iFlicks gets your videos into iTunes, effortlessly

by Milind Alvares

iFlicks gets your videos into iTunes, effortlessly

by Milind Alvares on November 24, 2008

When we reviewed MetaX back in August, it was the ultimate way of getting your videos into iTunes. The application is still awesome and works for most, but it does have one little flaw – It can only add/edit tags. The video conversion has to be done by Quicktime Pro or the now defunct VisualHub.

iflicks review mac

Just a few days old, iFlicks (beta) is a video converter and meta tagging application built into a single windowed interface. The clean UI is very mac-like and sports just the right amount of controls.

Behind the Scenes

The developer Jendrik Bertram, a computer science student explains his purpose behind iFlicks.

“I originally started developing iFlicks, because I didn’t like the existing solutions. I have tried Videodrive (which I personally don’t like at all) and thought I could do way better while charging less. MetaX and Lostify were always too unstable (mostly do due AtomicParsley, I think) and don’t provide the full functionality of iFlicks (converting, automatic metadata and easy integration in iTunes).” says the excited developer.

The truth is that Bertram has been using Apple’s own built in Folder Actions and iTunes scripts to produce these results. It is only recently that he decided to add the frontend GUI and media tagging abilities to the application, “I for myself almost never use the GUI” claims Bertram.

So while the über geeky developer prefers to use ingenious solutions, I’m glad that we have a pretty GUI to operate the application from!


iFlicks is designed for getting media into iTunes. With just five conversion options, it covers the four main platforms of Apple. iFlicks has fixed settings for the iPhone, iPod and AppleTV, which will take any video and make it compatible with those devices. If you just need video for playback on the Mac, iFlicks will just either save the file as a Quicktime Movie, or even as a reference file (which is super quick).

The output size (iPhone setting) for a 175MB avi video clip was a slightly smaller 152MB, but the video quality suffered. It looked just fine on the iPhone though. However, unlike VisualHub, iFlicks doesn’t have the option to turn off the H264 encoding, which results in a slightly long conversion time (20 minutes for that video on my 2Ghz iMac Core Duo).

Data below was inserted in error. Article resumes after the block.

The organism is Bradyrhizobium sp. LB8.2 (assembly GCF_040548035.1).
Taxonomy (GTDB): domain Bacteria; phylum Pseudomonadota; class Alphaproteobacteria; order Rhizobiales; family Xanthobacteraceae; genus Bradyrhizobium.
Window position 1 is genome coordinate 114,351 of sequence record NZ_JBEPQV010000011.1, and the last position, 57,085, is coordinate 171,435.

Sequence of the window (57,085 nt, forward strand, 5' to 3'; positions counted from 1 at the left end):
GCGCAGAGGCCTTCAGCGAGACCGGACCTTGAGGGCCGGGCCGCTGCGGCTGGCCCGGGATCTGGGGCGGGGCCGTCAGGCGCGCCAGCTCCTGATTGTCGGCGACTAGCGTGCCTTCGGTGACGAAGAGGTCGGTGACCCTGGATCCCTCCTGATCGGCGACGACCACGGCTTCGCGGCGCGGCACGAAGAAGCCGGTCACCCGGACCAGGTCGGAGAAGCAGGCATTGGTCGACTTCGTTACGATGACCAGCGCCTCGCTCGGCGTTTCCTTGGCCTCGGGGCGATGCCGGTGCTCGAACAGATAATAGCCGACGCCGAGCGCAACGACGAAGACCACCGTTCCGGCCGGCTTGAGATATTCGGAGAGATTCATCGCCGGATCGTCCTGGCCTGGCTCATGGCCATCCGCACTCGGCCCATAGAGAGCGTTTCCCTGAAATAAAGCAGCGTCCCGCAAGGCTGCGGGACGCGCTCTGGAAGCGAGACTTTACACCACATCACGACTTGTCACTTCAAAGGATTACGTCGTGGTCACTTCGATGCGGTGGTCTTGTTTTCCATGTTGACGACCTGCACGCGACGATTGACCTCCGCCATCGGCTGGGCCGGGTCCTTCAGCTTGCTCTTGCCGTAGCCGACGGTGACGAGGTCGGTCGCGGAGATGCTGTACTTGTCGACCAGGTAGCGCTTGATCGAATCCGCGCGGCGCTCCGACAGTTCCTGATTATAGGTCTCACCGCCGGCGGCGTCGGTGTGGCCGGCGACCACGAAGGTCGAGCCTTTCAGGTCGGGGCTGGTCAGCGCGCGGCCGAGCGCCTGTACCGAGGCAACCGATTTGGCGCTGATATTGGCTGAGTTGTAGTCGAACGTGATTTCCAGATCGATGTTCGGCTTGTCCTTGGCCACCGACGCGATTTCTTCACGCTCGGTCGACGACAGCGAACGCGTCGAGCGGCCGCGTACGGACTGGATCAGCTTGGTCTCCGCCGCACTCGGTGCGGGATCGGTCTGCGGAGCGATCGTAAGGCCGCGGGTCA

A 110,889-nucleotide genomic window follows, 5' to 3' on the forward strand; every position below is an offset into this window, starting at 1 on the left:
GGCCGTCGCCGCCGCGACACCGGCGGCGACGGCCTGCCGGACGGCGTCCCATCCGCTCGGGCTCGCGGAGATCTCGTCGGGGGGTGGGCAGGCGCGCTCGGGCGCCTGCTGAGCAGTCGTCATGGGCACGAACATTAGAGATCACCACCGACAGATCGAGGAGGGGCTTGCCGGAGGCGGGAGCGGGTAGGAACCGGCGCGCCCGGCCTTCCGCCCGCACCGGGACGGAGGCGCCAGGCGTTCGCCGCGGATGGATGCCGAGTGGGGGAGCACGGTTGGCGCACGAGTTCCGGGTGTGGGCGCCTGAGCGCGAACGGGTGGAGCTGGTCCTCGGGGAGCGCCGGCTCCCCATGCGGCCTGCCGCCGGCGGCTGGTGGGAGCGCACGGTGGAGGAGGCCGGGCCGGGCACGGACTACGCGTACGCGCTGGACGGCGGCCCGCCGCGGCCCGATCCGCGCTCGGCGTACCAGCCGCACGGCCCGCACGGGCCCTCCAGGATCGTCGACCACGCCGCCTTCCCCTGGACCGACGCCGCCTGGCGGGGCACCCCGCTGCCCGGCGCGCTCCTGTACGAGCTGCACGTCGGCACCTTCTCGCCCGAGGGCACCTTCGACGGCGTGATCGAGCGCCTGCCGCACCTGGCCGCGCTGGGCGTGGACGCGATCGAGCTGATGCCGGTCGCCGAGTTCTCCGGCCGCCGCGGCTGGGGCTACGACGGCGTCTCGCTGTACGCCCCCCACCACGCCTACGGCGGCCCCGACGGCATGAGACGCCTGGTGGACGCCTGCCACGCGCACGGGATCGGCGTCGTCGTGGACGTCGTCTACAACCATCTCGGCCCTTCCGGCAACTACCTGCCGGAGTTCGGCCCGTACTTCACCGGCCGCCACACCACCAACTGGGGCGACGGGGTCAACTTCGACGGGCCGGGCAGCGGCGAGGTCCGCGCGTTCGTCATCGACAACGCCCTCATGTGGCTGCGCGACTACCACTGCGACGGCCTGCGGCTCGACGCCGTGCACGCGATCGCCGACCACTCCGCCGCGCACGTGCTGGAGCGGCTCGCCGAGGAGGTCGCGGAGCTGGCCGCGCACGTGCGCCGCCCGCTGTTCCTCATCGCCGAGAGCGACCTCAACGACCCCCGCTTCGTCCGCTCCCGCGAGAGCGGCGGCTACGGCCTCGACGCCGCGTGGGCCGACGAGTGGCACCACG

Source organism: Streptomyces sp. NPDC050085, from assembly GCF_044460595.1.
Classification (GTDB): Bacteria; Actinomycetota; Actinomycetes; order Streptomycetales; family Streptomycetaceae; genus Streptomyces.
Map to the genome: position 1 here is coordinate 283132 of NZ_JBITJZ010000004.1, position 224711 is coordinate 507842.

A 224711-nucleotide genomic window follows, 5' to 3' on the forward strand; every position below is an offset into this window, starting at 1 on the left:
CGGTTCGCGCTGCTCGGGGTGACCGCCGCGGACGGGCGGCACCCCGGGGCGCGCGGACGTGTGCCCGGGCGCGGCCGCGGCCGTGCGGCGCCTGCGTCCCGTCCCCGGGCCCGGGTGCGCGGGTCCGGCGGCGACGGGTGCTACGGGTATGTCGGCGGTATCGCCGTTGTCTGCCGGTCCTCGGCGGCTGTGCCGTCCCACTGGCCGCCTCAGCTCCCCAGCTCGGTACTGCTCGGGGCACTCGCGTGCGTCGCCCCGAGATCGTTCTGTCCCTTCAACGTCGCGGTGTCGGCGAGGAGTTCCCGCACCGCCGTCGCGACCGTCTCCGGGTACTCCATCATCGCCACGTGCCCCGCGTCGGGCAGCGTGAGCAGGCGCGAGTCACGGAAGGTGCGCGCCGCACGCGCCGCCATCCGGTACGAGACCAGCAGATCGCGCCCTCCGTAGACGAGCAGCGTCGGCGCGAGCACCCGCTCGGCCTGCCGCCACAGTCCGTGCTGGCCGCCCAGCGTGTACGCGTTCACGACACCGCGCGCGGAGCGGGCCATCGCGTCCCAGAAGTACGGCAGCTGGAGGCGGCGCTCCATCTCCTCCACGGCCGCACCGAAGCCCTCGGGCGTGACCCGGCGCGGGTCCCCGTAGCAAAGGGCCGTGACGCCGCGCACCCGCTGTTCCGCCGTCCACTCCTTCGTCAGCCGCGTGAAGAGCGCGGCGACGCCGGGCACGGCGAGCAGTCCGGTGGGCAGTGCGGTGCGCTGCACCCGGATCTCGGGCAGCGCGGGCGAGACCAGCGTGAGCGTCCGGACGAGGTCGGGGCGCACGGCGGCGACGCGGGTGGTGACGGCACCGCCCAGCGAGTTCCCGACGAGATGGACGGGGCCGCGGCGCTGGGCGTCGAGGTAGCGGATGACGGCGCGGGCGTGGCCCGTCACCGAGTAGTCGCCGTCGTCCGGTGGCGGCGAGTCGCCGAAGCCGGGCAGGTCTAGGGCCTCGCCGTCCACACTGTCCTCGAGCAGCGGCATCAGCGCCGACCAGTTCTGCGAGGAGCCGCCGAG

iFlicks accepts any video that you can play with Quicktime. So if you have the latest Perian plugin installed, it’ll include most of the video formats you can find.

Meta tagging

Whilst iTunes 8 has created it easier for tagging, it still is quite a pain. iFlicks automatically connects to themoviedb.org and thetvdb.org for grabbing tagging info. It is not as good as MetaX’s integration with IMDB or the TagChimp service, but it works. I did notice that it failed to grab poster frames for certain videos (even though it found the correct tags), but the developer claims that he’s working on that.

If iFlicks doesn’t automatically find the tags, you can help it find them by using the search tool. This works very well and I could find most of the tags this way. Of course, you can then manually edit the tags for each of the clips using the tag editor.

Overall verdict

iFlicks is still in its early beta stages, and will remain free until it reaches the final version. All things considered, I think iFlicks is already ready for primetime and is safe to use to get all your media automatically added to iTunes, tagged and organised. Even though it has a few rough edges, the UI is brilliant (the progress indicator inside the dock icon is just gorgeous).

If you are stoked about getting your media into iTunes and don’t care too much about the tagging every aspect of your video files, iFlicks is the way to go. Go download the beta, and of course when it does come out of beta, we should be able to have a giveaway just for you!

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